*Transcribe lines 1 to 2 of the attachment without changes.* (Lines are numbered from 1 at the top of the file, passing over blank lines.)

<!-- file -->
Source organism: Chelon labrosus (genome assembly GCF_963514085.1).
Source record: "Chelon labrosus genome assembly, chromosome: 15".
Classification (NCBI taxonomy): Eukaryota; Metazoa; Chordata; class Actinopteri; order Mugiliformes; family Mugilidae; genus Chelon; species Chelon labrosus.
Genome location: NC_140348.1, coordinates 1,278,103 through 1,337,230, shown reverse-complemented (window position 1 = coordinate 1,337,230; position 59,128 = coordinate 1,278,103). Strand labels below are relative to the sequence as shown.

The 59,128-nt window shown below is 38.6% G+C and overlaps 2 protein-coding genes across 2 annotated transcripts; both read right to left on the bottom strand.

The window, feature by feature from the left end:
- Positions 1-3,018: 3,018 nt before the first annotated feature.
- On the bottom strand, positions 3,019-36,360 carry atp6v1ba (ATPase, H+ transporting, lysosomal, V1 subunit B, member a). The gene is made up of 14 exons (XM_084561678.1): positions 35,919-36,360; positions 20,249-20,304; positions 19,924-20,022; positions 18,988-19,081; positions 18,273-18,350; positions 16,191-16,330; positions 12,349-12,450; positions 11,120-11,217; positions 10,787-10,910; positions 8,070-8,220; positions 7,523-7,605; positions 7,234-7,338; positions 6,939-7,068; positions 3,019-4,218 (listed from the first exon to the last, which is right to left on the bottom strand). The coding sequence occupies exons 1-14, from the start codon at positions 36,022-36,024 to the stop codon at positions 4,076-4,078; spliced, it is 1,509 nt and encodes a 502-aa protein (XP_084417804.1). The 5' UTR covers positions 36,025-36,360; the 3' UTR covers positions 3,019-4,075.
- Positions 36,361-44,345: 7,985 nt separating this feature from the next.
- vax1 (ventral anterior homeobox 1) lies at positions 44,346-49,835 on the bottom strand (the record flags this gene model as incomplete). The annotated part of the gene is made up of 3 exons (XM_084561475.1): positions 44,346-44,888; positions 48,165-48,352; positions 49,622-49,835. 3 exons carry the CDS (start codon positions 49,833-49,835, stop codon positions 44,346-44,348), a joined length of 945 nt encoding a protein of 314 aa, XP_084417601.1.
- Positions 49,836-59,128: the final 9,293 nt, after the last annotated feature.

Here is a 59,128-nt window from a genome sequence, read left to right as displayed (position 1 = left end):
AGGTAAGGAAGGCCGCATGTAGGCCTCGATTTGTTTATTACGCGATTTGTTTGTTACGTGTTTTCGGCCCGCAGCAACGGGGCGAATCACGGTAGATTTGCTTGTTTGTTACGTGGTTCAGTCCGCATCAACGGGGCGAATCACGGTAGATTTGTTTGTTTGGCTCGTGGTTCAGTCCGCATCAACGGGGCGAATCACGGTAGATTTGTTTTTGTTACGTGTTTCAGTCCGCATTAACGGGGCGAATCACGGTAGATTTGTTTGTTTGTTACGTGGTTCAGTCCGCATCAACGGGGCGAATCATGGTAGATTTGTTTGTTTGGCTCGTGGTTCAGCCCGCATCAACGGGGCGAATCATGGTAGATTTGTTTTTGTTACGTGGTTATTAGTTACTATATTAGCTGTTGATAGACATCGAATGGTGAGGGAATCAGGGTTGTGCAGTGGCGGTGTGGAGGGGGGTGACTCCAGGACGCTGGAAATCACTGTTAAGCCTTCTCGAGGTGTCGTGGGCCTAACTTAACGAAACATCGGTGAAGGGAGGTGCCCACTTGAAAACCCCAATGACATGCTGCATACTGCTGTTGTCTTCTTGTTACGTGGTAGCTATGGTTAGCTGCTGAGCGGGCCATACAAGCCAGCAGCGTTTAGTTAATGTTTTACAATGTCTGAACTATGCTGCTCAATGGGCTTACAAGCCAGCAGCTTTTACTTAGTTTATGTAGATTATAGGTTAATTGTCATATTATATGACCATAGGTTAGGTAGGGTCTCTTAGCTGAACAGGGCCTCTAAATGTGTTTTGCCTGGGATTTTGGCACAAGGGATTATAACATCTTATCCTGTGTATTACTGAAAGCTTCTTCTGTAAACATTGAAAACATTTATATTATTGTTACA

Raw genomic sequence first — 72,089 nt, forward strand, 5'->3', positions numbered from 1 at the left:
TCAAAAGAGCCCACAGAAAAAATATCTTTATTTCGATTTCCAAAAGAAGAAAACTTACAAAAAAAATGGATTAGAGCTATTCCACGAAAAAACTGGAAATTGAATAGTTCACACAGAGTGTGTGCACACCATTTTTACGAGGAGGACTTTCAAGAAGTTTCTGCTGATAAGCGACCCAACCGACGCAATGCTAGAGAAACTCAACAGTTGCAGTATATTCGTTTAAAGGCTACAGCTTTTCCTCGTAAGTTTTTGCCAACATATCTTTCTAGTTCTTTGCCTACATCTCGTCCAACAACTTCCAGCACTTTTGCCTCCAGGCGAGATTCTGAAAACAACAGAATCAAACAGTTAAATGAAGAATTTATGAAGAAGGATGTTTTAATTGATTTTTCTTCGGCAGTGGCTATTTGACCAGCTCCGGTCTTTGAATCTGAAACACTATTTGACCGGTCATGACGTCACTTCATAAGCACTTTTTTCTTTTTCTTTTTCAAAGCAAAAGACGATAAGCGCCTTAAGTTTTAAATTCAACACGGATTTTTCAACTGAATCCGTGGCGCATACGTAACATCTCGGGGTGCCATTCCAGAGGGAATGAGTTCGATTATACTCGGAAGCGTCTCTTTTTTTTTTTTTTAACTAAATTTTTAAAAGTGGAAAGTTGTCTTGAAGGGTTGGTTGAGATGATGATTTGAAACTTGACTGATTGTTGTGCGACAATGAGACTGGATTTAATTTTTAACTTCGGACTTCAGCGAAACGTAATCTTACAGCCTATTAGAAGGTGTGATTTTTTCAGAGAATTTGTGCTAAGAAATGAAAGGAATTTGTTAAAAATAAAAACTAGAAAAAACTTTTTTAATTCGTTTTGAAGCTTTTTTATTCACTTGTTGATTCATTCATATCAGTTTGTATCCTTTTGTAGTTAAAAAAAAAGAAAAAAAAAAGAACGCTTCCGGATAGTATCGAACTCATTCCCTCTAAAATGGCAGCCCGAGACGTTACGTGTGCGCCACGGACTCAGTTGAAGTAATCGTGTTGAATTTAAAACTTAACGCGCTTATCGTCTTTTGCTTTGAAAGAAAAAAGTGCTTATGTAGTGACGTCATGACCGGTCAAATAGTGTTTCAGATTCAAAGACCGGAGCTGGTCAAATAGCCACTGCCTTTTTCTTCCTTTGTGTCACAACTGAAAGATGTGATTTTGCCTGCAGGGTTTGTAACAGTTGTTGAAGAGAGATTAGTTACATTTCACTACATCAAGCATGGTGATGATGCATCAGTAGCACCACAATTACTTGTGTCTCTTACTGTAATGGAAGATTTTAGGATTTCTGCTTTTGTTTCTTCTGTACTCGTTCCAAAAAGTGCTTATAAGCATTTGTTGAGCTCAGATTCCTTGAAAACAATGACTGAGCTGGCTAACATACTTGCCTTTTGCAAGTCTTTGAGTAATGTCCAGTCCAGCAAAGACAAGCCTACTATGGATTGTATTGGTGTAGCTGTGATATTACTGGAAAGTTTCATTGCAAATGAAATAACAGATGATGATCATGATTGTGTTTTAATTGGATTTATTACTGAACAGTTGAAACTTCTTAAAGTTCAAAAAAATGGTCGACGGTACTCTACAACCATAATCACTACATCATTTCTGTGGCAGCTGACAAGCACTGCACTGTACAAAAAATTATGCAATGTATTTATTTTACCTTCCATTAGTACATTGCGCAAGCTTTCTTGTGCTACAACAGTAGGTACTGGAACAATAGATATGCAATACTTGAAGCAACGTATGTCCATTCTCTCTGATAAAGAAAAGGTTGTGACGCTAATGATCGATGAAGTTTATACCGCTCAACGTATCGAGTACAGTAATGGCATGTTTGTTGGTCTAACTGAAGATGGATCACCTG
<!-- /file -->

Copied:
Source organism: Chelon labrosus (genome assembly GCF_963514085.1).
Source record: "Chelon labrosus genome assembly, chromosome: 15".